Due Date: July 20th, 2015
What goes into creating an amazing STEM related teaching/learning experience?
As educators we have all had these moments where everything comes together, the stars align and magic happens. It is harder in hindsight to capture what exactly happened—and to figure out how to make it happen again.
In this project we will work individually and in small groups to try and answer this question. Of course we understand that there is no single correct answer. But maybe collectively we can figure out the broad contours of designing such powerful learning experiences.
We know that each one of us brings to this beautiful profession a unique blend of experience, knowledge and passion: for teaching, for the STEM disciplines, for the learners in your care. So as a first step we will ask you to describe your most amazing teaching moment to your small group. Once every group member has shared their moment we will work together to identify 5 key (big) ideas or themes that connect across these stories of teaching.
All of these will then be put into a book that we will print and share with you and with others. Yes, by the end of this, you will have had a part in authoring your very own book! Together, we will be capturing what any lesson should include if it is to create the Ultimate STEM experience for students.
Now for the details:
This project will be completed in 3 parts.
Part I: Teaching Demo
For purposes of efficiency you will need to assign some roles.
- Note Taker – This person (or people) will be responsible for taking notes during the debriefing sessions. The note taker should use this template for the notes.
- Photographer – This person will capture photos as each fellow is recreating their lesson experience. Try to capture pictures that are active and engaging (of the presenter and the “students”). Also capture pictures of artifacts that were shared or any other interesting visual tidbit.
- Timekeeper – This person will make sure that the allotted time is not exceeded.
- Amazing Teaching Moments: Each group member will have 10 minutes to recreate a snippet of one of their most powerful teaching experiences from their classroom. Start by providing your group with some context. What grade level were you teaching? Did the lesson take place with the whole group or a small group? What was the purpose of your lesson; what concept were you trying to teach? Make sure to be prepared with any materials and resources you will need for your demo. Remember it is better to show than tell – so can you give your team members a glimpse of what it was like being in your class that day? Do you need props? Artifacts? to make that moment real… then bring them with you. If this is indeed your best work – it demands that you put your best foot forward, that you take a moment to bring that moment to life.
- Debrief: Following each 10 minute teaching experience, the group will debrief for an additional 10 minutes using the following prompts.
- Captivating Moments: What moments captivated you? Why?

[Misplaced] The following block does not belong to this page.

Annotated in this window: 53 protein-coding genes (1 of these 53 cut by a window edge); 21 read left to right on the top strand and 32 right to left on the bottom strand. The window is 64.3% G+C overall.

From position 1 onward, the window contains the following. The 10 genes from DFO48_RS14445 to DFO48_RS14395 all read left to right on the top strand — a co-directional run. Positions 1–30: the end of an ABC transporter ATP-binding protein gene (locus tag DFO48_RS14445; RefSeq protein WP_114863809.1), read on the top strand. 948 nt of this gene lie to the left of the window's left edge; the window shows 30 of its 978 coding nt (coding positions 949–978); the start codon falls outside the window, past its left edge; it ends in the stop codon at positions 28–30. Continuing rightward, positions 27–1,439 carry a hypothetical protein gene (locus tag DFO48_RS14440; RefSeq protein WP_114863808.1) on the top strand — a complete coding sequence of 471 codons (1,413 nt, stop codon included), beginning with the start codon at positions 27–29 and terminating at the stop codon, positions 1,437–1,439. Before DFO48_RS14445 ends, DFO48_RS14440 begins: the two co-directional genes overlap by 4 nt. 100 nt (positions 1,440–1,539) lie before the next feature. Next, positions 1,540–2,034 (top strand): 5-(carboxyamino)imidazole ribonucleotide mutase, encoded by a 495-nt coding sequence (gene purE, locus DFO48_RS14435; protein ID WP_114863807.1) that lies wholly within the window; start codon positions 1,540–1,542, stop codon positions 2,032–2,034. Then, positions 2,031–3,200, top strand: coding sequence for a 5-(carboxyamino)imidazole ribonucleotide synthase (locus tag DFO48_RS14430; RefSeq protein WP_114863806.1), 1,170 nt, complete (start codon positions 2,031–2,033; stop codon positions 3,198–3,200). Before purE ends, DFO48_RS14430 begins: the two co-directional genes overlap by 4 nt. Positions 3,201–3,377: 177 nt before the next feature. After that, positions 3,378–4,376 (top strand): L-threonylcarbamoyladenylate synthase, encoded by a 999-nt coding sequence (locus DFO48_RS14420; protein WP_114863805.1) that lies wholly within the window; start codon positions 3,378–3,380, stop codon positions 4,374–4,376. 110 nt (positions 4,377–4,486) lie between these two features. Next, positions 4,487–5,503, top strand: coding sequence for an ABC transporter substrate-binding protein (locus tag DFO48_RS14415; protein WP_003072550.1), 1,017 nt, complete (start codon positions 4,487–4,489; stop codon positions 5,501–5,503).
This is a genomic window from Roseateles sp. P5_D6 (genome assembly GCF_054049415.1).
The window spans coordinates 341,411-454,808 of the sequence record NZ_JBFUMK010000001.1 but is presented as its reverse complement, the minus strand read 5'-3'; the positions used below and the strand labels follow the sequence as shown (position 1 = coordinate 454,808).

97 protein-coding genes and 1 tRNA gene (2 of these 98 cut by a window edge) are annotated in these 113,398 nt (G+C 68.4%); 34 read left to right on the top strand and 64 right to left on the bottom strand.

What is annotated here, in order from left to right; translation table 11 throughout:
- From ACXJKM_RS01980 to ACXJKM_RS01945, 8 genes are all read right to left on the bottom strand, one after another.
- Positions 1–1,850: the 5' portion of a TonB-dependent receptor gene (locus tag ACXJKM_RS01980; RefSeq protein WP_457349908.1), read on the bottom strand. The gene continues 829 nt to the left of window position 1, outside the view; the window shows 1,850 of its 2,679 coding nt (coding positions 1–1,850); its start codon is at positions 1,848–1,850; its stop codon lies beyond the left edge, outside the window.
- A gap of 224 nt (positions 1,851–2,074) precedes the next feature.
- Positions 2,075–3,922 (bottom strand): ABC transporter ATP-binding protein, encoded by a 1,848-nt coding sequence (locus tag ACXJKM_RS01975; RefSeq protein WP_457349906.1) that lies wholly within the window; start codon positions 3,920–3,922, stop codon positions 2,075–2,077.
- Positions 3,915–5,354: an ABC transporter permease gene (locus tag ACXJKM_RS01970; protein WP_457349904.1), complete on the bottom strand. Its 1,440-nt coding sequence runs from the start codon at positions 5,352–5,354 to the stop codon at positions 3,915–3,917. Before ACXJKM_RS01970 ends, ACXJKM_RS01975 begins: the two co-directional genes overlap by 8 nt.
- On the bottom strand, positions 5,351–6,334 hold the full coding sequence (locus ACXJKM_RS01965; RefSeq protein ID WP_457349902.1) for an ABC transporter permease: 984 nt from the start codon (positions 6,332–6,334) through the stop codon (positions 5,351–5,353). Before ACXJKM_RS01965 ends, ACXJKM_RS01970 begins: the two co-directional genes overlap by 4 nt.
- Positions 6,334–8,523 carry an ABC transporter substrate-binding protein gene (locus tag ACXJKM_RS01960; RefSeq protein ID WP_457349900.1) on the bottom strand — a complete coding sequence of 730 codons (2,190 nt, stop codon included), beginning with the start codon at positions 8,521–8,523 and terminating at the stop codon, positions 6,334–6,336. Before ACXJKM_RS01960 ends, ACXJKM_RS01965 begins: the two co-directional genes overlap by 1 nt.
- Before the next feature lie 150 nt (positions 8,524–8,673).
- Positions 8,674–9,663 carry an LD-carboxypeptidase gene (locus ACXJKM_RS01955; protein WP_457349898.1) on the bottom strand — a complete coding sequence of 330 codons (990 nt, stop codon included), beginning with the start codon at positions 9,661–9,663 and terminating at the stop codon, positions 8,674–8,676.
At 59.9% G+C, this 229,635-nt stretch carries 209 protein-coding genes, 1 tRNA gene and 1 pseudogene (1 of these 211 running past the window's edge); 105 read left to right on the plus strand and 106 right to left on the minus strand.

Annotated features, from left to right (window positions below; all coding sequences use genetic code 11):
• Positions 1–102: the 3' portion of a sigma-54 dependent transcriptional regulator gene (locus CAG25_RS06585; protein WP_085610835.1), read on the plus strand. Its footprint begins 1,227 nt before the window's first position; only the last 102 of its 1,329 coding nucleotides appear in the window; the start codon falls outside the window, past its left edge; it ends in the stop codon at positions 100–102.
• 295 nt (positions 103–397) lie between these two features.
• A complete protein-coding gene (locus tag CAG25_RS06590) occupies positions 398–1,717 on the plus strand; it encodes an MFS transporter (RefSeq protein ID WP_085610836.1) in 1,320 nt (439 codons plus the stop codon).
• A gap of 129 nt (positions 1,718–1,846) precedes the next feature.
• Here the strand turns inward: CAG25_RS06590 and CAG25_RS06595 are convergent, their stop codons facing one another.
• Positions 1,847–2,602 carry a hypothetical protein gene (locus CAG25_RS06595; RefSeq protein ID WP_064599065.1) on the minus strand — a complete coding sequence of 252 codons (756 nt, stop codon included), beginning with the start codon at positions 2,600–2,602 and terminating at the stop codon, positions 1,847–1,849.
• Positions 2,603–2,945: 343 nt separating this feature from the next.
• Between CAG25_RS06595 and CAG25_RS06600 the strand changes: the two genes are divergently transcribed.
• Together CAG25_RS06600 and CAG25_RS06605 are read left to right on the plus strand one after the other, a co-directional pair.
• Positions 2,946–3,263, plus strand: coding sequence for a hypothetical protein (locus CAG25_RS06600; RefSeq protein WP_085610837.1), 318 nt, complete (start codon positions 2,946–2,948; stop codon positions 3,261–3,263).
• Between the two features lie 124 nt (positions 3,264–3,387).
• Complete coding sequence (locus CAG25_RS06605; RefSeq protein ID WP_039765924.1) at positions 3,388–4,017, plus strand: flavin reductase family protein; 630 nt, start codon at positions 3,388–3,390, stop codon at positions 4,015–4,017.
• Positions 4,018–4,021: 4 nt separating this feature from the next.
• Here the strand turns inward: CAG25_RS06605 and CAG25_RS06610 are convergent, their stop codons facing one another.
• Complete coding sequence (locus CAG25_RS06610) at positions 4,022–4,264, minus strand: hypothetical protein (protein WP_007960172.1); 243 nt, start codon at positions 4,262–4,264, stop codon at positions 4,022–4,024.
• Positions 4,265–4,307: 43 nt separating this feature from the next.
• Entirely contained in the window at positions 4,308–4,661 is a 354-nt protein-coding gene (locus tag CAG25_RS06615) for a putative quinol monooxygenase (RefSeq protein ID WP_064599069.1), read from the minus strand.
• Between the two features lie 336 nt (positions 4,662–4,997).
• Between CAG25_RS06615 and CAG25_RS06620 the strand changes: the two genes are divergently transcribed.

- Sparks of Curiosity: What were you curious about? What would you like to learn more about?
- Application to other contexts: Could some elements of this activity be used in another context for some other content? Could YOU see yourself adapting it in some way?
- Expanding and transforming: How could it be extended/made more powerful? What could be changed?
The Note taker will record the group’s thoughts using this template. The photographer will collate the photographs and submit them to the instructors.
Part II: Identifying Common Themes and Threads
Now that each of you has seen each other’s amazing teaching moments and debriefed along the lines described above, it is time for Part II. You will start to identify commonalities, themes, and ideas that cut across these different examples.
- In this part, you will work as a group to identify commonalities, themes, and ideas that cut across these different examples. At this point, don’t be judgmental – just brainstorm a list of words, phrases, and ideas, that are common to the 5 stories you just heard.
- Through group discussion, filter your key component list down to a Top 5. This may mean collapsing some of the ideas that emerged earlier, deleting others and so on. By the end of the day, you should have your BIG 5 ideas that are common to all the stories of amazing teaching that were shared.
Finally, you will write down a brief explanation of (25 words max) for each of these 5 components.
- Once your group has created its Top 5 list, including the brief explanations, copy this into this Google Doc.
Part III: Final Submission (to be done individually, Due July 20th)
An important part of the activity is writing down your most amazing plan and submitting to us – to become a part of the book. (Please note, you can modify your plan based on the discussion with your group).
For the book we will need the following from EACH team member in your group:
- Bio (Maximum 50 words)
- Explanation of Amazing Teaching Moment, including necessary context for reader. This section should explain your demo and be written assuming the reader does not know the context in which it is delivered. Again attempt to capture the moment in words to share with others. You can edit your plan based on the feedback from the other members of your group (250 – 300 words)
And from the group as a whole, we will need the top 5 ideas for what makes an amazing lesson plan along with the brief explanations.
End note: Preparing a book requires a significant level of effort and care. There will be multiple rounds of feedback and rewriting even after these three stages. If this is to be a quality production each of us needs to put in extra effort to make sure every detail is right, every i has been crossed and every t has been dotted (or is it the other way around?).